Mark Twain: Writer. Born Nov 1835. Died April 1910.
Samuel Langhorne Clemens, better known as Mark Twain, entered the world 2 months early, weighing only 5 pounds.
It was 1835, a time when premature babies could not be expected to live.
In fact, his mother wrote, “A lady came in one day and said you don’t expect to raise that babe do you. I said I would try. But he was a poor looking object to raise.”
Despite his premature birth, Mark Twain would live to become one of the most famous personalities in American literature.
Samuel Langhorne Clemens (November 30, 1835 – April 21, 1910), was an American author and humourist. He wrote The Adventures of Tom Sawyer (1876) and its sequel, Adventures of Huckleberry Finn (1885), along with 11 other novels such as The Prince and the Pauper (1881), A Connecticut Yankee in King Arthur's Court (1889), Pudd'nhead Wilson (1894), Tom Sawyer Abroad (1894), Personal Recollections of Joan of Arc (1896), and Tom Sawyer, Detective (1896)
Twain grew up in Hannibal, Missouri, which provided the setting for Huckleberry Finn and Tom Sawyer. In 1847, when Twain was 11, his father, by then an attorney and judge, died of pneumonia. The next year Twain left school to become a printer's apprentice. In 1851, he began working as a typesetter and contributor of articles and humorous sketches for the Hannibal Journal, a newspaper his older brother Orion owned. When he was 18, he left Hannibal and worked as a printer in New York City, Philadelphia, St. Louis, and Cincinnati. He joined the newly formed International Typographical Union, the printers union, and educated himself in public libraries in the evenings, finding wider information than at a conventional school.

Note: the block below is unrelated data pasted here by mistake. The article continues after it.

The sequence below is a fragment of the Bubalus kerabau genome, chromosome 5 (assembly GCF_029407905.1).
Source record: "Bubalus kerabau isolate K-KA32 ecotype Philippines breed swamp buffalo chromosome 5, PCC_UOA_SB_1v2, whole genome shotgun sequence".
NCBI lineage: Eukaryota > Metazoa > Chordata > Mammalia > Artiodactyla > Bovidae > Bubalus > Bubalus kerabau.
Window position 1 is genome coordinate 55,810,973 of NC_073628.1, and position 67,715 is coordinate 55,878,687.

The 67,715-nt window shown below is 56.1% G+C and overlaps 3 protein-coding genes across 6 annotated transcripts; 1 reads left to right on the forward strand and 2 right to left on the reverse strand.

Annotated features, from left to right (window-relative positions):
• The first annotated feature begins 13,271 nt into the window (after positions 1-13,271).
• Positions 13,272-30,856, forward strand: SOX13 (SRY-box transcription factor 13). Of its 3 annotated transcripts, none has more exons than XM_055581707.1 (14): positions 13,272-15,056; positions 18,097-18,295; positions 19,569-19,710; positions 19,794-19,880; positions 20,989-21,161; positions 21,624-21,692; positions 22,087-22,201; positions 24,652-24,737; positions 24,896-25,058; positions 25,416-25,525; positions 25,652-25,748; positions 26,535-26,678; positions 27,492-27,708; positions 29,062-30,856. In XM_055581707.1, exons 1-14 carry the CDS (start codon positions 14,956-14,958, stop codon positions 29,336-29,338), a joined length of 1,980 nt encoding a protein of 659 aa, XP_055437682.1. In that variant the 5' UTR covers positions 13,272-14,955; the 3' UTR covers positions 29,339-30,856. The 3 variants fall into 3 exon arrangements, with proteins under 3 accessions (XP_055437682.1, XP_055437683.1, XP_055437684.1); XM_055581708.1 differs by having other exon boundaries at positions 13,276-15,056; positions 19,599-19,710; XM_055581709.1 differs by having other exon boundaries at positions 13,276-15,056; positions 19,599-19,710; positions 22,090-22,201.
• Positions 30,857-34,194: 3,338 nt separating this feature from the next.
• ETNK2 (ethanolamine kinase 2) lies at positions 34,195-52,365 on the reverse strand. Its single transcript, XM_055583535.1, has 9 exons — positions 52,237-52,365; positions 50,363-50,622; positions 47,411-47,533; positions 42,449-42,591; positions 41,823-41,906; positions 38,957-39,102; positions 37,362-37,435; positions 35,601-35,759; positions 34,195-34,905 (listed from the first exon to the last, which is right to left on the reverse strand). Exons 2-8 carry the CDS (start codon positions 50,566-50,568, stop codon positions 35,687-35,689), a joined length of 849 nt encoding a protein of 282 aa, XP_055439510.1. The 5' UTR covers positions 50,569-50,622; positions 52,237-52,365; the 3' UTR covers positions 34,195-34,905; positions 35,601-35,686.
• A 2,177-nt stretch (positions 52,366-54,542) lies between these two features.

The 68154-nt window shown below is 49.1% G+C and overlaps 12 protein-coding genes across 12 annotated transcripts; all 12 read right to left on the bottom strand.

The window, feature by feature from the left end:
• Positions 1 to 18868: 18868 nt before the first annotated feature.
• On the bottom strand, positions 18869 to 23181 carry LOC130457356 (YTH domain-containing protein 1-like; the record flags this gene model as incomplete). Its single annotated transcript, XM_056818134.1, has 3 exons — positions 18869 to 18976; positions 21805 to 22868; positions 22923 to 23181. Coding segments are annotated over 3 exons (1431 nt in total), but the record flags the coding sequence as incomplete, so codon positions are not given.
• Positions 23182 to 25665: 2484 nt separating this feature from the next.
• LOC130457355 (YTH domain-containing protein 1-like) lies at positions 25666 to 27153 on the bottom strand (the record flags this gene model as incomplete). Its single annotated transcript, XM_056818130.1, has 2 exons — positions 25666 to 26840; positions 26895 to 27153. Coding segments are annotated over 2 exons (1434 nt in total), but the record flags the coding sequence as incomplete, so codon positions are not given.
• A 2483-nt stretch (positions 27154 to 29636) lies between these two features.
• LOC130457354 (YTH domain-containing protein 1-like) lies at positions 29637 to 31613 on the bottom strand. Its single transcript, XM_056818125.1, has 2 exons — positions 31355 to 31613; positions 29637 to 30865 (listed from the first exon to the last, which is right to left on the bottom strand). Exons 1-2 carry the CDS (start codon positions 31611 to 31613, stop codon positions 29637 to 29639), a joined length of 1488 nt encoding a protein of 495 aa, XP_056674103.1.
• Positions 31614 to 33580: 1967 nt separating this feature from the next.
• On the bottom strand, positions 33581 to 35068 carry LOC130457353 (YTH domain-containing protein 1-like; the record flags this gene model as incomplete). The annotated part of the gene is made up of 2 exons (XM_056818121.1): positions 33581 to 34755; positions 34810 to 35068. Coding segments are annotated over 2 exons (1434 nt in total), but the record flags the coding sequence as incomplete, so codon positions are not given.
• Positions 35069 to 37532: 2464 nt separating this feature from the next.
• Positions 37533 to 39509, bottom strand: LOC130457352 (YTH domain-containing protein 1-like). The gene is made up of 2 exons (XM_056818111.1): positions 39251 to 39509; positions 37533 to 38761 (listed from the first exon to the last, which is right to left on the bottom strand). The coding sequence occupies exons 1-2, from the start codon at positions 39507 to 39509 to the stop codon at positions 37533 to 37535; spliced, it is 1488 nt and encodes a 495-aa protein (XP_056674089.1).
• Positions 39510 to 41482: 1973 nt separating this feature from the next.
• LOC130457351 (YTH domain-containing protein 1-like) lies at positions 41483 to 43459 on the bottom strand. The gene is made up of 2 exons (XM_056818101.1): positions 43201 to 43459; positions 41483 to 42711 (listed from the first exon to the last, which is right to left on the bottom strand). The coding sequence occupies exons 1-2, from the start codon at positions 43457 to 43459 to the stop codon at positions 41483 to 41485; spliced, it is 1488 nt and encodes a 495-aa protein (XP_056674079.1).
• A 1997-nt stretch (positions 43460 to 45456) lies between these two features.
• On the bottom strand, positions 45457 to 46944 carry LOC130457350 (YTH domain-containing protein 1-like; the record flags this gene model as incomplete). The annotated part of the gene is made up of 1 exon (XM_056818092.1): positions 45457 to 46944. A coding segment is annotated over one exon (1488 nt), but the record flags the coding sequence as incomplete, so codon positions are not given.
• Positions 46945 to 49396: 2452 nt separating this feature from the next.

He later became a riverboat pilot on the Mississippi River before heading west to join Orion in Nevada. He also spent some time as a miner, although without much success, then turned to journalism and short story writing for the Virginia City Territorial Enterprise. In 1865, his humorous story, "The Celebrated Jumping Frog of Calaveras County", was published, based on a story he heard at Angels Hotel in Angels Camp, California, where he had spent time as a miner.
In February 1870, Twain married Olivia Langdon. Olivia came from a "wealthy but liberal family", and through her, he met abolitionists, "socialists, principled atheists and activists for women's rights and social equality", including Harriet Beecher Stowe, Frederick Douglass, and the writer and utopian socialist William Dean Howells, who became a long-time friend. The couple lived in Buffalo, New York, from 1869 to 1871 then Hartford. While they were living in Buffalo, their son Langdon died of diphtheria at age 19 months. They had three daughters: Susy (1872–1896), Clara (1874–1962) and Jean (1880–1909). The couple's marriage lasted 34 years, until Olivia's death in 1904.
I [initially] wanted the American eagle to go screaming into the Pacific ... Why not spread its wings over the Philippines, I asked myself? ... … Here are a people who have suffered for three centuries. We can make them as free as ourselves… But I have thought some more, since then, and I have read carefully the treaty of Paris and I have seen that we do not intend to free, but to subjugate the people of the Philippines. We have gone there to conquer, not to redeem.
And so I am an anti-imperialist. I am opposed to having the eagle put its talons on any other land.
Twain passed through a period of deep depression that began in 1896 when his daughter, Susy, died of meningitis. Olivia's death in 1904 and Jean's on December 24, 1909, deepened his gloom. On May 20, 1909, his close friend Henry Rogers died suddenly.
Twain and his family summered at Quarry Farm, the home of Olivia's sister, Susan Crane. In 1874, Susan had a study built apart from the main house so that her brother-in-law would have a quiet place in which to write. During his seventeen years in Hartford (1874–1891) and over twenty summers at Quarry Farm, Twain wrote many of his classic novels, among them The Adventures of Tom Sawyer (1876), The Prince and the Pauper (1881), Life on the Mississippi (1883), Adventures of Huckleberry Finn (1885) and A Connecticut Yankee in King Arthur's Court (1889).